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Peeling back the layers of the Digital Divide in rural Florida

Community leaders, school districts, and local politicians are trying to help rural areas gain access to reliable and affordable internet. But, is it enough?

WIMAUMA, Fla. — There’s no doubt about it, the Internet is a tool that most people around the world depend on for their daily lives. 

From applying to jobs to paying bills, and even setting an appointment at the beauty salon or doctor’s office, people have become dependent on the Internet.

So, when the coronavirus pandemic caused everyone to go on a global lockdown, people all over the world, from students to the working class, packed up their computers and headed home to where they logged in and carried on with their work and studies.

The transition was easy for most people living in urban areas because they had access to reliable internet service. Apartments and houses in metropolitan cities are usually hardwired and internet ready. And, the only thing left to do is to call the internet provider in the area and a modem will be delivered within a couple of days.

The last mile

The state of Florida currently ranks at the top of the list of having reliable broadband service. However, 10 percent of Florida households do not have access to reliable internet service, according to the internet provider database, BroadbandNow

“The problem is really in rural communities,” said Vittorio Nastasi, a policy analyst at Reason Foundation and co-author of the James Madison Institute research report, Rural Broadband Access in Florida

“It's really a challenge of getting access to what is referred to as the ‘last mile,’ which are the communities that don't have the sort of population densities, or sometimes the economic means to really attract internet providers there,” Nastasi said. “It can be very expensive and very challenging to actually get the infrastructure to those last couple of communities.”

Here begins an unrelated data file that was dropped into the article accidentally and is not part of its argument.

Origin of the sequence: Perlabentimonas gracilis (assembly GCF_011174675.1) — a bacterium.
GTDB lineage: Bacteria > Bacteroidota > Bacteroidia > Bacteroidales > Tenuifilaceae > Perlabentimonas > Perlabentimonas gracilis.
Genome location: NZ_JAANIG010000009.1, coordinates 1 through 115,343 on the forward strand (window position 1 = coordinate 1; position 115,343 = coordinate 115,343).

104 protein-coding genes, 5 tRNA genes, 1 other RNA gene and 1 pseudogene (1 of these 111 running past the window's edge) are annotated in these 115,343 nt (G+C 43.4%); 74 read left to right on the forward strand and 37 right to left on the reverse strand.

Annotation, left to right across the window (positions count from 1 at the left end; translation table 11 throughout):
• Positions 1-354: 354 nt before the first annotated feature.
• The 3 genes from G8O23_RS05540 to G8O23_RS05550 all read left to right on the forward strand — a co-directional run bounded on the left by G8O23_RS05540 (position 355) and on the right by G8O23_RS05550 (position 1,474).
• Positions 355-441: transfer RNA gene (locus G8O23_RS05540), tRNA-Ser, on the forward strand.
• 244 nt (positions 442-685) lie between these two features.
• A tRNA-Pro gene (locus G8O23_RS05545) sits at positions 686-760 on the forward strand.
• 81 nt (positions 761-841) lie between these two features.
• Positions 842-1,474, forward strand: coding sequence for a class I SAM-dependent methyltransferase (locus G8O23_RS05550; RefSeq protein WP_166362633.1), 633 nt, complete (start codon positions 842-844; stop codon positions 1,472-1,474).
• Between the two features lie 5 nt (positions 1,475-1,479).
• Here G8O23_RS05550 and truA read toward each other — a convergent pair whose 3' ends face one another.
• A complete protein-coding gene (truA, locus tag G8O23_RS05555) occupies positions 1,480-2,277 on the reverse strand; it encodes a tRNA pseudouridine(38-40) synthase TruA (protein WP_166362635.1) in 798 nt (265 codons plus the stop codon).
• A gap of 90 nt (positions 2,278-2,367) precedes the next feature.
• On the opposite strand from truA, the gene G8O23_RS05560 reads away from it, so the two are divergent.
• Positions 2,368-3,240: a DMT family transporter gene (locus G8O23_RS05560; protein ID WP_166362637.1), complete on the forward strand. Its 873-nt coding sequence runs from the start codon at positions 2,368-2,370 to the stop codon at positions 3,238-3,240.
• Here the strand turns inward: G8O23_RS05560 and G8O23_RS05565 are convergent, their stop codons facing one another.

The cost of accessing high-speed internet in rural Florida

For some people living in rural communities, connecting to high-speed internet can cost thousands of dollars. Melissa Maurello, who lives in the rural community of Lithia, said the internet provider in her area quoted an astronomical price to run a line from the street to her home. 

“In March, they quoted us $6,000 to have that done but they would pay the first $3,000. We obviously did not have $3,000 to do that,” she said. “Plus, we were told it may take six to eight months.”

Maurello, who is a parent and teacher in the Hillsborough County Public School system, said dial-up is still available in her rural community but it’s not an ideal solution. 

“For the items that teachers are sending out to students, dial-up won't work. You can't play a video. You can't zoom on dial-up," she said.

Instead of dial-up, Melissa opted to connect to the internet through the hot-spot on her mobile device. 

“If for some reason that didn't work, we would go sit in the Ace Hardware parking lot in the car and do our work, and I would communicate with students,” she said.

The other option rural communities have to connect to the internet is through satellite, which comes with a hefty price tag. Ashley Dow, also a parent living in Lithia, has no choice but to connect to the internet through satellite. She said her bill increased from $89 per month to almost $200.

“If you want reliable internet service, you're going to pay for it. And, a lot of people out here, we don't have a lot of money,” Dow said. “If you even want to try to get good service you have to put up at least a 50- to 100-foot pole, which is not cheap, to mount your satellite on to. And that doesn't guarantee it's going to work.”

For Dow, and many families like hers living in rural Florida, every month she is forced to make a financial decision one which bill she’s going to pay. 

“Do I pay my student loans, or do I pay the Internet that we need for the kids to go to school?” she said.

How the federal government is handling the digital divide

Even before COVID-19, people living in rural America have been sounding the alarm for reliable and affordable internet service. In Florida, government officials are tasked with filling the void.